Having been part of a previous Typewriter Girls show, I knew what to expect: funny skits (this time centering on a series of surreal and ill-advised schemes to raise the money needed to "save the libraries"); sideshow-style entertainment (this time involving a 83 oddly-shaped items, balanced on one chin, in the space of 10 minutes); fellow writers (once again, the wonderful Nancy Krygowski). And, of course, a round of Exquisite Corpse on an antique typewriter.

But there were also some big differences this time around. The setting was much for more formal (the auditorium of the main Carnegie library) with no whiskey on hand to warm us up. The audience was a bit scattered, folks drifting in mopey from a Steelers' game lost earlier in the day. I was nervous to be slated to perform at the front of the show--and after NAKA Entertainment, a hip-hop/dance group. What would their energy be like?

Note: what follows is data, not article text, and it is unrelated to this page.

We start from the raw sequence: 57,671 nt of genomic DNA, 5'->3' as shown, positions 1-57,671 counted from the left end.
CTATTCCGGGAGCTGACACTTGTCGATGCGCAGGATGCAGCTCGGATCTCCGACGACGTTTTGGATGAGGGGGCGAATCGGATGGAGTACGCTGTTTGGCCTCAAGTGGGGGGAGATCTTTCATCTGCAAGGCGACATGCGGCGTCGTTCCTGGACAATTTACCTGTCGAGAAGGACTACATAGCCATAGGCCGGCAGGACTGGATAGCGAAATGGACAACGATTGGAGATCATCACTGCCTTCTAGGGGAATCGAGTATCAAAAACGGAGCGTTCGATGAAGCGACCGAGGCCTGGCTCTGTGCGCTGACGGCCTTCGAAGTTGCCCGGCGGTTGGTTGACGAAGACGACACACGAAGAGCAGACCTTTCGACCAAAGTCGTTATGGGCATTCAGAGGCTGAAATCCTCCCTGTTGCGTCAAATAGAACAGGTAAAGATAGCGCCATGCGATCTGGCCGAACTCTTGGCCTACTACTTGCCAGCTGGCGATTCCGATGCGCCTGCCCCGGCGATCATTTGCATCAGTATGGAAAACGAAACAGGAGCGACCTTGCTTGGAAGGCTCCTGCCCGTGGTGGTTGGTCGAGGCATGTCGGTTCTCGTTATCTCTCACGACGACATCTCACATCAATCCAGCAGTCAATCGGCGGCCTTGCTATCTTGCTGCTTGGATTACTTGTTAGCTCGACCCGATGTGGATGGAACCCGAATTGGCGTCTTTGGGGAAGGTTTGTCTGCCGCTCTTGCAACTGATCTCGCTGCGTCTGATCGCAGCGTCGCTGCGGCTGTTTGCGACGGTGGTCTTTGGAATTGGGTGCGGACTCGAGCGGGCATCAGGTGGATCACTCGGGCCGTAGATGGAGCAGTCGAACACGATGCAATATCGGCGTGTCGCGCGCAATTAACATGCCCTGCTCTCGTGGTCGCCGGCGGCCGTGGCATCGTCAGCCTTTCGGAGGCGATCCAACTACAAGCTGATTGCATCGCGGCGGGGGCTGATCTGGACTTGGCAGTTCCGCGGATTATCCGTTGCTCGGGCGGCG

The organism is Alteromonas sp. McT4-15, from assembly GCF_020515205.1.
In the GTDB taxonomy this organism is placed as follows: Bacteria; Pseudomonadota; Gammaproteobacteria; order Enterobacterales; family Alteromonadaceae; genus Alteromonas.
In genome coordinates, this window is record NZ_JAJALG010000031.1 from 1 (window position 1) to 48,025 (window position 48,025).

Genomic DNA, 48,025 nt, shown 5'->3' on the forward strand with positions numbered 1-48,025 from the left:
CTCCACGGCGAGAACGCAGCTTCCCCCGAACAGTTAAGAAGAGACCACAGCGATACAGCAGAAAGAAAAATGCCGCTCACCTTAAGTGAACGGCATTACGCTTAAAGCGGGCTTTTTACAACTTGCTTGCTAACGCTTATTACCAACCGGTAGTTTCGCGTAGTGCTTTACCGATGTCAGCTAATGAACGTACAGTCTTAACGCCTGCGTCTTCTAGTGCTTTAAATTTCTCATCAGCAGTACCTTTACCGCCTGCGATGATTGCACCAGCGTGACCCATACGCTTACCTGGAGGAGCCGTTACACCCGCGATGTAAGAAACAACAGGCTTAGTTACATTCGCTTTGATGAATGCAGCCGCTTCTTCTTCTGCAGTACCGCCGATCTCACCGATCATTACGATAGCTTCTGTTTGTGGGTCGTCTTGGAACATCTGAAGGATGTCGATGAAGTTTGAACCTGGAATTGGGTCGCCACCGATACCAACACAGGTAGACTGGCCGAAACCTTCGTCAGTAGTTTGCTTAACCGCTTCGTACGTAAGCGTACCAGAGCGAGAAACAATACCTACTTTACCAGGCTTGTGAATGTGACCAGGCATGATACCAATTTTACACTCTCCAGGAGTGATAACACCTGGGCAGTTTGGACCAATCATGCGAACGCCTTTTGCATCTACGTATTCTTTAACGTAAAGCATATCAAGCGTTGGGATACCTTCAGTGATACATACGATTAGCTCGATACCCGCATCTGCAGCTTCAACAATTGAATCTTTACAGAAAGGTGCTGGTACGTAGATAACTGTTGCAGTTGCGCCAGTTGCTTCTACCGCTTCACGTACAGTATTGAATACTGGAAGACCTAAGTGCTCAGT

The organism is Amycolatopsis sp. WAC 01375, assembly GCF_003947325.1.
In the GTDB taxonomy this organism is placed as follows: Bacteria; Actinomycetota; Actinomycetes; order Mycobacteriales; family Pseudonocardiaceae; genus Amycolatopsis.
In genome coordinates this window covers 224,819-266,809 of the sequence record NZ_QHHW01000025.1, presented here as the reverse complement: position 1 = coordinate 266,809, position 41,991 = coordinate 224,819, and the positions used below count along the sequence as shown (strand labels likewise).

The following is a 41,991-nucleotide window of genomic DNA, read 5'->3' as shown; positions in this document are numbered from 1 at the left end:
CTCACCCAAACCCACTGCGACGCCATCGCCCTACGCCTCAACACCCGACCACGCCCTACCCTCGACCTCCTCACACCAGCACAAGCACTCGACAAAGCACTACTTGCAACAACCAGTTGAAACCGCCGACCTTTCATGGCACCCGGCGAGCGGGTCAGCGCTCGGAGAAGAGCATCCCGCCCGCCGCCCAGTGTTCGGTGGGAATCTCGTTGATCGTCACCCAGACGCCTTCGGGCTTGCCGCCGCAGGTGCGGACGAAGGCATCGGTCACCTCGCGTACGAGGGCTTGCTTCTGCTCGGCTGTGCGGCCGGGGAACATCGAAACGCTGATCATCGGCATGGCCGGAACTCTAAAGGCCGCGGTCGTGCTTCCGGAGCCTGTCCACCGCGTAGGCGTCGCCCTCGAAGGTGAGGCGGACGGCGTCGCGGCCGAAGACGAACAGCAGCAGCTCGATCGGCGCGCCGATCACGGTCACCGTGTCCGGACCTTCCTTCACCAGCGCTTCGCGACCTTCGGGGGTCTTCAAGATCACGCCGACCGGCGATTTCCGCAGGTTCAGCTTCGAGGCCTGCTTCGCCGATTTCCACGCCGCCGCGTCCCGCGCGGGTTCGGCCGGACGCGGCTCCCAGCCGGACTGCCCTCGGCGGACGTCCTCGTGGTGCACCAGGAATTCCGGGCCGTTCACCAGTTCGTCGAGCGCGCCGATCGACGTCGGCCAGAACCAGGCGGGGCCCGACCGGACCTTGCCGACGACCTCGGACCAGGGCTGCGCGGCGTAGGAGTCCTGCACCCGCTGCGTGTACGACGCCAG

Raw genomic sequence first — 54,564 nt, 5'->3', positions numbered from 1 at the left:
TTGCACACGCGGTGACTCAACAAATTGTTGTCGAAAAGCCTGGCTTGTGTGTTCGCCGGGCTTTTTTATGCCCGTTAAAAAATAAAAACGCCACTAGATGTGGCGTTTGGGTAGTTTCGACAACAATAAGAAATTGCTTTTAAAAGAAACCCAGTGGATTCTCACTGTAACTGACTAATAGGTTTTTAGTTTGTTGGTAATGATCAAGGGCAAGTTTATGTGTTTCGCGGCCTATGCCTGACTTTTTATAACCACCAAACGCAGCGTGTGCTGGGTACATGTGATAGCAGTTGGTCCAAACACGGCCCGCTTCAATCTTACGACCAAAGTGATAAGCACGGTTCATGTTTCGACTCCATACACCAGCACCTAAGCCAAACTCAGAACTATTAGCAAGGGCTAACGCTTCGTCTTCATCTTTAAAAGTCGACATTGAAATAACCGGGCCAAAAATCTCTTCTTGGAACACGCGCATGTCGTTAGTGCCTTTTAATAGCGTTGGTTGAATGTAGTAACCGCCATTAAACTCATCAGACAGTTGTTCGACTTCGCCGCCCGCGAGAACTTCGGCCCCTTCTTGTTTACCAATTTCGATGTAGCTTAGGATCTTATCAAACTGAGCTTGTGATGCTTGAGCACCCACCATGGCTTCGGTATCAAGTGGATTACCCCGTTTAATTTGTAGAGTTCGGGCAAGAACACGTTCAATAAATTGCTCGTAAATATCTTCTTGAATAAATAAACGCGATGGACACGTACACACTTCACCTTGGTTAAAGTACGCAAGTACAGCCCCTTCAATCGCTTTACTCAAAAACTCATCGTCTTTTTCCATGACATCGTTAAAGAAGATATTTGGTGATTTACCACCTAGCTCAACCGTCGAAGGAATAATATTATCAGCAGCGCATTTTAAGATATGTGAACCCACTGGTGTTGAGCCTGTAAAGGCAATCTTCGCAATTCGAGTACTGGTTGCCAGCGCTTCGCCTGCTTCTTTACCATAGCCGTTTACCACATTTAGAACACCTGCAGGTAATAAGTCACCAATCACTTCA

Um. How about devastatingly beautiful? The first few numbers were the bouncy step-clap routines I was expecting, but then they broke out an amazing solo set to "Hide and Seek," one of my favorite Imogen Heap songs (that has been shamelessly appropriated, as of late, in a sample for a Jason Derulo track). There's no posted video from Sunday, but I found this video of an earlier performance of the number:

If this is his version WITH A BUM KNEE, can you imagine Sunday's show? Tears came to my eyes. That was the upside.

The downside: then I had to follow this guy.

Probably not my best set ever. I changed my poem selection at the last minute--inspired by NAKA, I wanted to read some older, more personal poems--and one of the NAKA dancers had an asthma attack, which generated a heckuva distraction at the back of the hall. But between the silent auction (to which I contributed a book) and the door fees, they raised $900! A successful night in terms of what matters. & I was honored to be part of a line-up of otherwise local artists and to be granted, for just one evening, honorary residence in the Iron City.

It's such a great creative community. I've been to other places that exhibited a flagrant & quirky hometown pride: Austin comes to mind. But what I love about Pittsburgh is the fellowship across genres, the scrappy willingness to fight for better infrastructure, better funding, bigger dreams. Only Pittsburgh is more than Pittsburgh.